In this week’s EconMinute, we’re talking about Alberta’s—and Canada’s—capital investment and what it suggests for our future.
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As more and more unemployed Albertans are able to return to work, many are seeing a light at the end of the tunnel. However, one consequence of the pandemic which could have longer-term consequences for Alberta’s future growth is the slump in capital investment.
Capital investment includes spending on things like machinery, equipment, and new offices and facilities. Importantly, it represents the kind of spending that enables businesses to increase their production and meet more consumers’ needs. It therefore tends to lead to economic growth. The inverse is also true—limited investment spending tends to slow future growth.
Last year, many businesses in Alberta cut capital spending because of the uncertainty of future sales and/or limited revenue with which to invest. Overall, capital investment spending fell from about $65B in 2019 to $53B in 2020, an 18% decline. The net effect of this lower level of investment spending—combined with the reality that some assets either depreciate over time or are destroyed—means Alberta’s “capital stock” (essentially, the total amount of all capital assets in the province) fell by 0.8%.
So, what drove this decline?
- Of little surprise, the industry which experienced the biggest decline was the oil and gas and extraction sector. As oil prices dropped to record lows, businesses limited any additional spending which would raise costs.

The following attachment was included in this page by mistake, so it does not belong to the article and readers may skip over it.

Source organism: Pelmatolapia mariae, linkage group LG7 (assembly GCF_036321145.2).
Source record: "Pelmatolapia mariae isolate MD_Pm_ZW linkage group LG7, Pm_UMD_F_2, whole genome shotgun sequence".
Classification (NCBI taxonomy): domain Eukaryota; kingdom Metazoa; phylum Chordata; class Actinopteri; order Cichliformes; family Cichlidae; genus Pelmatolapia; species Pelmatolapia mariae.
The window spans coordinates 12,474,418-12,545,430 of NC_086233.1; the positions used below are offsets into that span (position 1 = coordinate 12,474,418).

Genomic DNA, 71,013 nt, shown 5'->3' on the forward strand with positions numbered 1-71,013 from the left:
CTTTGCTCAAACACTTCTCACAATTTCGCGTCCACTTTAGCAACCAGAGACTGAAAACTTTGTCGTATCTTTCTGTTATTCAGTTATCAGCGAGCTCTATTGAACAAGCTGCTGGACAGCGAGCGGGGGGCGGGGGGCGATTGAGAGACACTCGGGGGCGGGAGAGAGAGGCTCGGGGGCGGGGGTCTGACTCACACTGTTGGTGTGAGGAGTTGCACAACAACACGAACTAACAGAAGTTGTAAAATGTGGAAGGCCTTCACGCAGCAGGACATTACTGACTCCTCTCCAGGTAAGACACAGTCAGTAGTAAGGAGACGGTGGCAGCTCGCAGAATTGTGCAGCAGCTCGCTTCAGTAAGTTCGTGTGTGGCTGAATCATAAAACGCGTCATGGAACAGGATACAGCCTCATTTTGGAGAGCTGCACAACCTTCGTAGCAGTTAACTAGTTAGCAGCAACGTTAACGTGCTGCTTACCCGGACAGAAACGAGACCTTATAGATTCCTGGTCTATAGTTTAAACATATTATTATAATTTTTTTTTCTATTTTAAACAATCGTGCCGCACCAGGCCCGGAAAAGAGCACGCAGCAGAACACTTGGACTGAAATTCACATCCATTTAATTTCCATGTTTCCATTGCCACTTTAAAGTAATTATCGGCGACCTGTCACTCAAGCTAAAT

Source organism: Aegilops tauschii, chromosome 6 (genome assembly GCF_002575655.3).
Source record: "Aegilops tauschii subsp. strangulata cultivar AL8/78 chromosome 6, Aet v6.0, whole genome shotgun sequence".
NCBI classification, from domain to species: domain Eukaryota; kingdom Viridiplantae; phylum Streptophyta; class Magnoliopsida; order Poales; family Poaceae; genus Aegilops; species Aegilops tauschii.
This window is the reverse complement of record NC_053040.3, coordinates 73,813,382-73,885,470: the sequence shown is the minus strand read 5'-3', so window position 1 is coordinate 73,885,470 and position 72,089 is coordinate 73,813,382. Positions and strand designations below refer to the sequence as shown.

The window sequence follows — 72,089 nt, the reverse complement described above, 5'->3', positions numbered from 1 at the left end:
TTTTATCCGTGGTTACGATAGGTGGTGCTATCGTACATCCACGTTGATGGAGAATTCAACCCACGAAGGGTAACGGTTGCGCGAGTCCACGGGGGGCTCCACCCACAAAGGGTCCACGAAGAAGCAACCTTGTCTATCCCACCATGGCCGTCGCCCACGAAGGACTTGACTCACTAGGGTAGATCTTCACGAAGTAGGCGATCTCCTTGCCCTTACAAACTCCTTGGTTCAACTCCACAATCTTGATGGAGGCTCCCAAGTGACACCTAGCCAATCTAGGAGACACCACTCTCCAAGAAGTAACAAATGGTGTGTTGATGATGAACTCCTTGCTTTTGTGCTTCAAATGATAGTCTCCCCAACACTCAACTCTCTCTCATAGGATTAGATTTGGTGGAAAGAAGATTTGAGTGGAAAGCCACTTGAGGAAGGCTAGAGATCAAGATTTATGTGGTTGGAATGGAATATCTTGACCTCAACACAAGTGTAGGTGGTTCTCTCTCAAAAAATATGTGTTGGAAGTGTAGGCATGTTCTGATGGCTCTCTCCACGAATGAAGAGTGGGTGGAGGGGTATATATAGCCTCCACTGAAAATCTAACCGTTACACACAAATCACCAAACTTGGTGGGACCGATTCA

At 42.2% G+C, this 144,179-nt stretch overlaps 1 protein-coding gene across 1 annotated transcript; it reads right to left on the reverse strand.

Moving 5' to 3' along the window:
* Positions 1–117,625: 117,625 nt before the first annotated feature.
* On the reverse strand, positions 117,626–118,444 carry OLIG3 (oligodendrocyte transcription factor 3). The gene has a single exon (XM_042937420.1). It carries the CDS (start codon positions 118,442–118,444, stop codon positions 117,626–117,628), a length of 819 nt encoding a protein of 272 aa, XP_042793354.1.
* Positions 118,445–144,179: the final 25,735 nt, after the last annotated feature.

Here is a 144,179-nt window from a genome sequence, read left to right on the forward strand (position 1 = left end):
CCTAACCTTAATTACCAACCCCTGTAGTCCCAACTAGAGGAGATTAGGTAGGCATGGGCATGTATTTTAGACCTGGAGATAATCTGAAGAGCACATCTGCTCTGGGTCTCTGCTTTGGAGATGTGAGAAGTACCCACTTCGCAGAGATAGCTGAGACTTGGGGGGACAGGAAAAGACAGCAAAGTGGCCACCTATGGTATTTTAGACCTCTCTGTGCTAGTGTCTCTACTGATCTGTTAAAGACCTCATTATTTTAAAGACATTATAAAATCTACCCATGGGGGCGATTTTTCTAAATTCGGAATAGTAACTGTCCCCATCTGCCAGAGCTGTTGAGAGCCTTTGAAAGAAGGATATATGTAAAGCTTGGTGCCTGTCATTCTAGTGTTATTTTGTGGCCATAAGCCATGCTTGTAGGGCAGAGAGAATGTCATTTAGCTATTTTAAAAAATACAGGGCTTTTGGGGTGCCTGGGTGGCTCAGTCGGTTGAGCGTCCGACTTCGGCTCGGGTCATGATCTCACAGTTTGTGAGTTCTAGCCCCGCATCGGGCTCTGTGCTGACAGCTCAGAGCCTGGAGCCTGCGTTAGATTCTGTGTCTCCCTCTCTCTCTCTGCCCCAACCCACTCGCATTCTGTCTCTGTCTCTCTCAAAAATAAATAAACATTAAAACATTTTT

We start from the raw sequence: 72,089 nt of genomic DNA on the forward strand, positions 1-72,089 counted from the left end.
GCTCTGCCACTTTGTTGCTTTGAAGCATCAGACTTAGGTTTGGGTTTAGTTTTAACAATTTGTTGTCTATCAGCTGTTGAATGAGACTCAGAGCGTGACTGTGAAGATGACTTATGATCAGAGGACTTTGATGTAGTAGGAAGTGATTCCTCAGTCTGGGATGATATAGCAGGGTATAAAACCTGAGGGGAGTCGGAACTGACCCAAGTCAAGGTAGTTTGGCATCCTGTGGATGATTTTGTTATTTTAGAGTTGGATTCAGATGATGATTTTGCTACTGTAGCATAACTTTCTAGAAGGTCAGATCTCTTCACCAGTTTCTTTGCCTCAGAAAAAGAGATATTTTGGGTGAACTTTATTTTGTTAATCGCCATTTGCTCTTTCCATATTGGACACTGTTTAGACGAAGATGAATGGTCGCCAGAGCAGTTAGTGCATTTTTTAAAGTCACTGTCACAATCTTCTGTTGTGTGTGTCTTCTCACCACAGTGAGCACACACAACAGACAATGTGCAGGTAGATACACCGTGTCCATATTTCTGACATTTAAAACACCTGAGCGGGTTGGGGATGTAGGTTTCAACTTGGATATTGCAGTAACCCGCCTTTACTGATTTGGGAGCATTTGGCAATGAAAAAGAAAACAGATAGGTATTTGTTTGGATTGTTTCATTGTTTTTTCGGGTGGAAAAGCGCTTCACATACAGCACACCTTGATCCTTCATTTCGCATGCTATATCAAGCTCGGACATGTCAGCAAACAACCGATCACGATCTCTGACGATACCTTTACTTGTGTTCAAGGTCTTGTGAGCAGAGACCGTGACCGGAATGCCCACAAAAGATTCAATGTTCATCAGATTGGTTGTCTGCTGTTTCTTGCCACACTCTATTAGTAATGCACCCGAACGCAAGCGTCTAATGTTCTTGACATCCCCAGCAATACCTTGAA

- As a result, the type of capital spending which saw the biggest decline was engineering construction (e.g., physical infrastructure) and machinery and equipment.
- However, it is worth noting that though there was a sharp COVID-related decline in 2020, there has been a longer-term decline in capital investment in Alberta since 2014.
- While the drop was largest in Alberta, it was evident in all other oil & gas producing provinces as well.
- These energy sector declines were large enough to drive overall capital investment across Canada down significantly from the country’s 2014 peak.
- Further complicating matters, is that there has been little new capital investment in other industries across Canada to make up the difference.
- Another concern is even in areas of investment which should not have been as impacted by the pandemic or the related oil price collapse—like intellectual property, for instance—there was no growth.
- In fact, the only large province which did not see a decline—but rather a flattening—in total capital spending since 2014 was BC.
What does this mean for the future? All together, this seems to suggest slower economic growth for not just Alberta but Canada overall, in the coming years. Encouraging investment will thus be an important consideration not just for recovery—but growth—in Canada’s future.